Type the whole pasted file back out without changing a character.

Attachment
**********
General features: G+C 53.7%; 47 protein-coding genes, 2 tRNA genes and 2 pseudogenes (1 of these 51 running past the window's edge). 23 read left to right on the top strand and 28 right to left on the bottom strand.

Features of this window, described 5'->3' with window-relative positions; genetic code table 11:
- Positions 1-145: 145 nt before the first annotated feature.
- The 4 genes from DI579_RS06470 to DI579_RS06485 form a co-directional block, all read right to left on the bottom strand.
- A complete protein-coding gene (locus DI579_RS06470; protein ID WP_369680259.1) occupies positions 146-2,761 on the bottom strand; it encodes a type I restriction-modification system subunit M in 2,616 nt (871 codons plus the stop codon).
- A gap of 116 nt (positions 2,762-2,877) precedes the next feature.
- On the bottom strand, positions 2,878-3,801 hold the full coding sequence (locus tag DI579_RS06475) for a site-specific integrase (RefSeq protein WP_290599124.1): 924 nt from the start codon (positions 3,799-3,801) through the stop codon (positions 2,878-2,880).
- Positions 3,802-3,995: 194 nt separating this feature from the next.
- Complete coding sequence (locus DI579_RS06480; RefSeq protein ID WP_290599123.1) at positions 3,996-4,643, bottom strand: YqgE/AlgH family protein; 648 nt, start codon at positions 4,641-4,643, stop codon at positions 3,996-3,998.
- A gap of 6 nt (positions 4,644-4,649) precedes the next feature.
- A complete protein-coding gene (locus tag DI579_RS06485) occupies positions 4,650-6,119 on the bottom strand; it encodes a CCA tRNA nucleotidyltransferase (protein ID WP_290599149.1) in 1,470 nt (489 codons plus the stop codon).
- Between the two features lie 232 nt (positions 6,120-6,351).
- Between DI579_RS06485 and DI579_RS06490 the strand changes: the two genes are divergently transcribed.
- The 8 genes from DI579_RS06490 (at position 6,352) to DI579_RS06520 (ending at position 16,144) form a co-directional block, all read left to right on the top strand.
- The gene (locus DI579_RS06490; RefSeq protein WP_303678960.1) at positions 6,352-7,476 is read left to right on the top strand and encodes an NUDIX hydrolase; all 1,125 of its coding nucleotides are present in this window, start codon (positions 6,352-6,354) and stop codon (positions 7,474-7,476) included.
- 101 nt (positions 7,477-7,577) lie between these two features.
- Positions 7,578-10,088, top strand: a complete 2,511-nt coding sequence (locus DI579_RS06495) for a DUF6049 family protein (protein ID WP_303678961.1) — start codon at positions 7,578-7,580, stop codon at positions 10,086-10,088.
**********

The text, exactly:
General features: G+C 53.7%; 47 protein-coding genes, 2 tRNA genes and 2 pseudogenes (1 of these 51 running past the window's edge). 23 read left to right on the top strand and 28 right to left on the bottom strand.

Features of this window, described 5'->3' with window-relative positions; genetic code table 11:
- Positions 1-145: 145 nt before the first annotated feature.
- The 4 genes from DI579_RS06470 to DI579_RS06485 form a co-directional block, all read right to left on the bottom strand.
- A complete protein-coding gene (locus DI579_RS06470; protein ID WP_369680259.1) occupies positions 146-2,761 on the bottom strand; it encodes a type I restriction-modification system subunit M in 2,616 nt (871 codons plus the stop codon).
- A gap of 116 nt (positions 2,762-2,877) precedes the next feature.
- On the bottom strand, positions 2,878-3,801 hold the full coding sequence (locus tag DI579_RS06475) for a site-specific integrase (RefSeq protein WP_290599124.1): 924 nt from the start codon (positions 3,799-3,801) through the stop codon (positions 2,878-2,880).
- Positions 3,802-3,995: 194 nt separating this feature from the next.
- Complete coding sequence (locus DI579_RS06480; RefSeq protein ID WP_290599123.1) at positions 3,996-4,643, bottom strand: YqgE/AlgH family protein; 648 nt, start codon at positions 4,641-4,643, stop codon at positions 3,996-3,998.
- A gap of 6 nt (positions 4,644-4,649) precedes the next feature.
- A complete protein-coding gene (locus tag DI579_RS06485) occupies positions 4,650-6,119 on the bottom strand; it encodes a CCA tRNA nucleotidyltransferase (protein ID WP_290599149.1) in 1,470 nt (489 codons plus the stop codon).
- Between the two features lie 232 nt (positions 6,120-6,351).
- Between DI579_RS06485 and DI579_RS06490 the strand changes: the two genes are divergently transcribed.
- The 8 genes from DI579_RS06490 (at position 6,352) to DI579_RS06520 (ending at position 16,144) form a co-directional block, all read left to right on the top strand.
- The gene (locus DI579_RS06490; RefSeq protein WP_303678960.1) at positions 6,352-7,476 is read left to right on the top strand and encodes an NUDIX hydrolase; all 1,125 of its coding nucleotides are present in this window, start codon (positions 6,352-6,354) and stop codon (positions 7,474-7,476) included.
- 101 nt (positions 7,477-7,577) lie between these two features.
- Positions 7,578-10,088, top strand: a complete 2,511-nt coding sequence (locus DI579_RS06495) for a DUF6049 family protein (protein ID WP_303678961.1) — start codon at positions 7,578-7,580, stop codon at positions 10,086-10,088.